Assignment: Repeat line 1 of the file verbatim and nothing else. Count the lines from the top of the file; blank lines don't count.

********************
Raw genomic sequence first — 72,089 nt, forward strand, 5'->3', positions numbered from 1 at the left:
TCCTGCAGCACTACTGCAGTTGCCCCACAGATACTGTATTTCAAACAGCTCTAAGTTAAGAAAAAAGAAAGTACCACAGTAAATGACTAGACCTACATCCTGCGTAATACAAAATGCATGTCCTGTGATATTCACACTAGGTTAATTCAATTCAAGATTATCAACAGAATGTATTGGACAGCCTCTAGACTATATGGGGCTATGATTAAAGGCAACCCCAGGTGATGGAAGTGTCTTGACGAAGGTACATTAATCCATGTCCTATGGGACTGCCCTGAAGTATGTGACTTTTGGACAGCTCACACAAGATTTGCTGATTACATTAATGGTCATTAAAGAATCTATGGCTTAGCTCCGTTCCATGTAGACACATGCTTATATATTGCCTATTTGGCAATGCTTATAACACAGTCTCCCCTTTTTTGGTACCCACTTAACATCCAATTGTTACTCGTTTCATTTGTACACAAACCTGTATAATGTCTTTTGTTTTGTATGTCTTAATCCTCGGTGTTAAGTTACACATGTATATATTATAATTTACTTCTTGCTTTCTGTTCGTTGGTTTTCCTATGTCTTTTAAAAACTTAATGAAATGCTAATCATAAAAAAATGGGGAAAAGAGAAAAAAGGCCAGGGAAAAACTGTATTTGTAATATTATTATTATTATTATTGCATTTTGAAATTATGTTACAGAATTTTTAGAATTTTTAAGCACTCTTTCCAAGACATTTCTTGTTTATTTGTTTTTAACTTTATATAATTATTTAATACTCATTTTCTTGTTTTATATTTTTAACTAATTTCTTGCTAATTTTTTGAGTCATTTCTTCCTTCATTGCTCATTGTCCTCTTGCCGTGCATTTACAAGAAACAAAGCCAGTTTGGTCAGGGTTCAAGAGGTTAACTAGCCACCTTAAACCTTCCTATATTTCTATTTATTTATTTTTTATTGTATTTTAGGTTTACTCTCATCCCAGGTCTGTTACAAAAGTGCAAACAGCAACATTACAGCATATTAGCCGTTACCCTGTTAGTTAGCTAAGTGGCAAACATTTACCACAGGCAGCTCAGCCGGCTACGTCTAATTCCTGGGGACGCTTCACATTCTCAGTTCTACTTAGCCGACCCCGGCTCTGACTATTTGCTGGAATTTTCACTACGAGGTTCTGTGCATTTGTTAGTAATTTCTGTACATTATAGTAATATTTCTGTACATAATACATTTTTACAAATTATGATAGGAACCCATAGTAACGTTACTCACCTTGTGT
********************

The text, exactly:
Raw genomic sequence first — 72,089 nt, forward strand, 5'->3', positions numbered from 1 at the left: